I have a router with an Internet connection in its global vrf, and a VLAN interface in vrf internal. The global vrf is running public addresses, the internal vrf uses RFC1918 addresses
What I want to do is take traffic entering on the Internet connection, apply a NAT to it, then pass it to a server connected via the internal VLAN
To achieve the NAT, I proposed setting up the internet connection with "ip nat outside" and the internal vrf interface with "ip nat inside.
Then, to ensure that the NAT-ed packet could get to the server on vrf internal, I wanted to avoid route leaking if I could, and so proposed using a routing statement in the global vrf :
ip route 10.0.0.0 255.0.0.0 10.1.1.1
i.e. to get to network 10/8, go via 10.1.1.1, which is a router, directly connected over the internal VLAN in which vrf internal operates.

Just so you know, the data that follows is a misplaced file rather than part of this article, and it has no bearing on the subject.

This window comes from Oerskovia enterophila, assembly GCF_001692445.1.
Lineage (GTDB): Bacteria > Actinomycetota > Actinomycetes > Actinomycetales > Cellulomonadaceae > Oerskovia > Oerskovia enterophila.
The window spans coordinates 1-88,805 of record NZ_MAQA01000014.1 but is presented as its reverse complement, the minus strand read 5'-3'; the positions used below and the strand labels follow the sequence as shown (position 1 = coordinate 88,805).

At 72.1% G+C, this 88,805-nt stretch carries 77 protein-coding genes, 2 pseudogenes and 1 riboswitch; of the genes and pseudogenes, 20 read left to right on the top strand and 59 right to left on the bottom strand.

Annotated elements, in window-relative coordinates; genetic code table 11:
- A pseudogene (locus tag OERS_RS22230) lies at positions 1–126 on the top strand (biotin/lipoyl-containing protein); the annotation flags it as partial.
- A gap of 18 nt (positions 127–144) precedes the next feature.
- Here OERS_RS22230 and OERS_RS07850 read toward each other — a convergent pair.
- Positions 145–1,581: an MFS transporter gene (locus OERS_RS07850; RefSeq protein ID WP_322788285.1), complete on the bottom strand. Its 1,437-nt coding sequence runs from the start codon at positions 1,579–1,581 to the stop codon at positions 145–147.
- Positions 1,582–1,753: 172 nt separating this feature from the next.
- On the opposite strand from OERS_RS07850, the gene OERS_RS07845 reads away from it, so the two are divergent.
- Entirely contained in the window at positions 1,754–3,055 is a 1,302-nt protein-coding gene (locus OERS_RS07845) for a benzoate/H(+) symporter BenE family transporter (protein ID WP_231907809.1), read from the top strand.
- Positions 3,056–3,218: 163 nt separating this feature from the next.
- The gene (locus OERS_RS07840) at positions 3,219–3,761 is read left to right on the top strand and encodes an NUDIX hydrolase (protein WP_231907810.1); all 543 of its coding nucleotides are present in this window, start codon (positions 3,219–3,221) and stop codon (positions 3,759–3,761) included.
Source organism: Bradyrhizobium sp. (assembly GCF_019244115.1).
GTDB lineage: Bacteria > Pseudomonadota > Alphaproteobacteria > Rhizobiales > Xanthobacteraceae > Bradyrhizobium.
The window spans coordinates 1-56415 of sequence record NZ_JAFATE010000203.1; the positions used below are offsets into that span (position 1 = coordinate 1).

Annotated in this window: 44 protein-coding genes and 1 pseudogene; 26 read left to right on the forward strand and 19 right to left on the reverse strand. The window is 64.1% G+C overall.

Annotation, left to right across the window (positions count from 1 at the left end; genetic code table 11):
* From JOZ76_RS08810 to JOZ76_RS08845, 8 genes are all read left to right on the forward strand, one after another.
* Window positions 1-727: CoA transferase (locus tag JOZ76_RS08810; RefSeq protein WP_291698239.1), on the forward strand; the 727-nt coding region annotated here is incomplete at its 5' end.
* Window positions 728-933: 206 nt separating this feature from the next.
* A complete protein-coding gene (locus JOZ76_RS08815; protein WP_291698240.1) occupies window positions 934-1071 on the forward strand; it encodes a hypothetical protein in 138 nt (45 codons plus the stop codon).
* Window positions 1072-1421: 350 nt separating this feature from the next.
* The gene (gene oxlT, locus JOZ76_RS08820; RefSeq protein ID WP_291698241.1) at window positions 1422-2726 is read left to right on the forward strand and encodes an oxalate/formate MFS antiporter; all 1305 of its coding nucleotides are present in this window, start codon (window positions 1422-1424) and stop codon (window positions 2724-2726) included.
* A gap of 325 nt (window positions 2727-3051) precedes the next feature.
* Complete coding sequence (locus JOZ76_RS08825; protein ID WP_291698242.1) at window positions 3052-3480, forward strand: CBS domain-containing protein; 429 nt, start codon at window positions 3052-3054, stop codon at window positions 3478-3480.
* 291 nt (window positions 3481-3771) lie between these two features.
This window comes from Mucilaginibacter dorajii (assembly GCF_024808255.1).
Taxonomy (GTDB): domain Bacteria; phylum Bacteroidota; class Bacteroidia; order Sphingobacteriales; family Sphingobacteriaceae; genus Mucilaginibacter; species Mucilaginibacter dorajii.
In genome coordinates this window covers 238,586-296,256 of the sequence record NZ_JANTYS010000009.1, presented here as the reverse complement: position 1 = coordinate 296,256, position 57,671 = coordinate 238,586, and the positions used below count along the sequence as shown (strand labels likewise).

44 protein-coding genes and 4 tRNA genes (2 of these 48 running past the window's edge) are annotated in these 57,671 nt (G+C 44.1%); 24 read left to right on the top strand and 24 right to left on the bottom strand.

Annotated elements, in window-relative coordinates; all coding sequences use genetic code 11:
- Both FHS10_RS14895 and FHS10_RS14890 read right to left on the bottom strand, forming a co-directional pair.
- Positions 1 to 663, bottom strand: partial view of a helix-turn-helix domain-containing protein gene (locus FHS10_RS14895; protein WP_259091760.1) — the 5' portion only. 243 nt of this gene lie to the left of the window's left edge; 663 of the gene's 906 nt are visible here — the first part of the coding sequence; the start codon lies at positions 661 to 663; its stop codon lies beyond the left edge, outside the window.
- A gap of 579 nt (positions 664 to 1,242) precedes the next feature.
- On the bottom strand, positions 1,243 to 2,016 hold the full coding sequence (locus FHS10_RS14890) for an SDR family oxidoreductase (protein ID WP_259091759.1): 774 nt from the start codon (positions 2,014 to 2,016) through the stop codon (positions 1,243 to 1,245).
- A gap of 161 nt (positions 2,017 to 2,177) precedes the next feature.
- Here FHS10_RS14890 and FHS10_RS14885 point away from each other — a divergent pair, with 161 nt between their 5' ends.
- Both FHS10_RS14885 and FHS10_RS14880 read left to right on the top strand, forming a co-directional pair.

Is that the right way to do this, or is there a better/simpler/more robust way of doing this.
Thanks for any help
Your static NAT statement is missing the VRF:
ip nat inside source static 192.168.1.10 10.0.0.2 vrf Core
Just like the previously-discussed route statement, NAT assumes that you're working entirely within the global routing table unless you tell it otherwise.
There may be more to it than this, but give that a shot first.